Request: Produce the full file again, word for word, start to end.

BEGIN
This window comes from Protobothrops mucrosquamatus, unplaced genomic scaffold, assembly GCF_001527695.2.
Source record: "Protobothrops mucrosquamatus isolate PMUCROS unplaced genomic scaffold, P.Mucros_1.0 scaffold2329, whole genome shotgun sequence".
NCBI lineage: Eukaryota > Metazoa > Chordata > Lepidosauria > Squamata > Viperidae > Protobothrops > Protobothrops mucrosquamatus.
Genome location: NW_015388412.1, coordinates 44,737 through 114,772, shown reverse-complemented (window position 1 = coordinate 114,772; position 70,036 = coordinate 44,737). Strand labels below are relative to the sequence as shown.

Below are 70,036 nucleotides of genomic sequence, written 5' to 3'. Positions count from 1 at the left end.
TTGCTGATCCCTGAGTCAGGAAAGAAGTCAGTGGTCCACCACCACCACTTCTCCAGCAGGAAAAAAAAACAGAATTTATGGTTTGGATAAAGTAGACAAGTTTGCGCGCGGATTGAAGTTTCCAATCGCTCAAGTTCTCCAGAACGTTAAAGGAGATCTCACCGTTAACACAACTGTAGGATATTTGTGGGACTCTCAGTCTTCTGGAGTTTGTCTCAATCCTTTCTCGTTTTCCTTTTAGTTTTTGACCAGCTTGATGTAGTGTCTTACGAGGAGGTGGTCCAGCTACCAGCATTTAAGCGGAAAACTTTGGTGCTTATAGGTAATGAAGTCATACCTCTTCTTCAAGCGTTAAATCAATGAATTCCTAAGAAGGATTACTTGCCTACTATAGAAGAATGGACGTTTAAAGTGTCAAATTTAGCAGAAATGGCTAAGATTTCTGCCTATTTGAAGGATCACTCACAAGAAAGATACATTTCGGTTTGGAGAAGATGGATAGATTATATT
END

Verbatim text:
This window comes from Protobothrops mucrosquamatus, unplaced genomic scaffold, assembly GCF_001527695.2.
Source record: "Protobothrops mucrosquamatus isolate PMUCROS unplaced genomic scaffold, P.Mucros_1.0 scaffold2329, whole genome shotgun sequence".
NCBI lineage: Eukaryota > Metazoa > Chordata > Lepidosauria > Squamata > Viperidae > Protobothrops > Protobothrops mucrosquamatus.
Genome location: NW_015388412.1, coordinates 44,737 through 114,772, shown reverse-complemented (window position 1 = coordinate 114,772; position 70,036 = coordinate 44,737). Strand labels below are relative to the sequence as shown.

Below are 70,036 nucleotides of genomic sequence, written 5' to 3'. Positions count from 1 at the left end.
TTGCTGATCCCTGAGTCAGGAAAGAAGTCAGTGGTCCACCACCACCACTTCTCCAGCAGGAAAAAAAAACAGAATTTATGGTTTGGATAAAGTAGACAAGTTTGCGCGCGGATTGAAGTTTCCAATCGCTCAAGTTCTCCAGAACGTTAAAGGAGATCTCACCGTTAACACAACTGTAGGATATTTGTGGGACTCTCAGTCTTCTGGAGTTTGTCTCAATCCTTTCTCGTTTTCCTTTTAGTTTTTGACCAGCTTGATGTAGTGTCTTACGAGGAGGTGGTCCAGCTACCAGCATTTAAGCGGAAAACTTTGGTGCTTATAGGTAATGAAGTCATACCTCTTCTTCAAGCGTTAAATCAATGAATTCCTAAGAAGGATTACTTGCCTACTATAGAAGAATGGACGTTTAAAGTGTCAAATTTAGCAGAAATGGCTAAGATTTCTGCCTATTTGAAGGATCACTCACAAGAAAGATACATTTCGGTTTGGAGAAGATGGATAGATTATATT